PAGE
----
Why Color When We Have Black and White

The recent National Geographic Travel Contest, edition 2015, made me think. How come that the first prize of such a certainly prestigious contest goes to a black-and-white photograph, a photograph of divers swimming near a humpback whale off the western coast of Mexico. What a capture. The winner a black-and-white image; this in the days of ultimate sensor performance with state-of-the-art color rendition and close-to-real dynamic range. Wow. Goes without saying: to this day there is something to black-and-white photography that its color equivalent cannot touch. Color can be distractive. Black-and-white images, however, seem to focus on the whole composition, like adding a different, more dramatic, more authentic dimension, not least because our brain interprets gray shadows and tones differently from what we think we “really” see. But what exactly makes a black-and-white photo a prestigious winner in 2015?

Diving with a humpback whale and her new born calf while they cruise around Roca Partida Island, in Revillagigedo, Mexico. | Anuar Patjane, winner of National Geographic Traveler Photo Contest 2015
Diving with a humpback whale and her new born calf while they cruise around Roca Partida Island, in Revillagigedo, Mexico. | Anuar Patjane, winner of National Geographic Traveler Photo Contest 2015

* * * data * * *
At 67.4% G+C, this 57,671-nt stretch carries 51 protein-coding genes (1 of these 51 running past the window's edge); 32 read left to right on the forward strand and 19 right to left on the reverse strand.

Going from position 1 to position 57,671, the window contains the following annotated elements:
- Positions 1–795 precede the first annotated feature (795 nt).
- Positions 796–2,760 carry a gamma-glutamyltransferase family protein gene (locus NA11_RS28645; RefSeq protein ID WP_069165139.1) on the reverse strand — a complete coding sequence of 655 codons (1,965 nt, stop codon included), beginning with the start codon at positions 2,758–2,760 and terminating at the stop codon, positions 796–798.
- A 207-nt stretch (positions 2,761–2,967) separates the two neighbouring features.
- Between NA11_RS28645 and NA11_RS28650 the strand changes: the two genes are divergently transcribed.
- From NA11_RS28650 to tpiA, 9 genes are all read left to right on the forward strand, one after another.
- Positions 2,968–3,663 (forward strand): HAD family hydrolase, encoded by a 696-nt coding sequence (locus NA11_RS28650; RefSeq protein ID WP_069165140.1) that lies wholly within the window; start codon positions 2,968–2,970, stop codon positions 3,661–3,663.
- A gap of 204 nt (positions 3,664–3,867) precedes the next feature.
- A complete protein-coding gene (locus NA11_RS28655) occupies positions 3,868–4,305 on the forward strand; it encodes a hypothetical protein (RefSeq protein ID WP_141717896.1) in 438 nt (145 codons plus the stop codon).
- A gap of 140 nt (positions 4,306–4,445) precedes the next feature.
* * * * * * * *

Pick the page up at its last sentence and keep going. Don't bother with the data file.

The question whether to shoot color like everyone does or black and white is a dogmatic one. Doesn’t necessarily have to be a Leica M Monochrom Typ 246 to shoot colorless, or does it. One of the beauties of black-and-white photography is its simple highlighting of key features in a photograph, such as a face’s characteristics, a mood, and then it doesn’t matter much whether you’re able to reproduce the complete scales of gray with a camera, a desire which would directly be linked to the color of your money, ego and lack of technique with less esoteric gear.

Any camera can shoot black-and-white, or else use the myriad of options post-processing provides. But it takes some courage these days to “develop” images in gray shades and tones only; to say no to beautiful blue skies and azure oceans, to the perfect skin tone or that golden hair.

I would reckon, however, a good black-and-white picture lets you see the colors. Even more so, every good picture can easily be converted into a not less good black-and-white picture. But not every good black-and-white image can be converted into a good color image. Technically it’s a no-brainer, done by the click of a button. Again. Color often distracts. If not well balanced, color risks distracting the attention.

That’s, of course, generally speaking. Because how bland a world it would be without color photography:

White frost over Pestera village in Romania. | Eduard Gutescu / National Geographic Traveler Photo Contest 2015
White frost over Pestera village in Romania. | Eduard Gutescu / National Geographic Traveler Photo Contest 2015

Beautiful color photography, isn’t it. A perfect composition. 10th prize in the National Geographic contest. It’s all relative of course. Yet what does it truly mean that a photo without colors wins such a prestigious contest; a photo, on top of that, that’s shoot in the deep blue ocean and begs to be taken in color.


Might be that it’s not the photograph that’s black-and-white or colored. It’s our mind making it whatever way. And without doubt black-and-white photographs in general engage the mind differently. Black-and-white photography is more timeless, more dramatic, with a tendency to distance the subject/object matter from reality.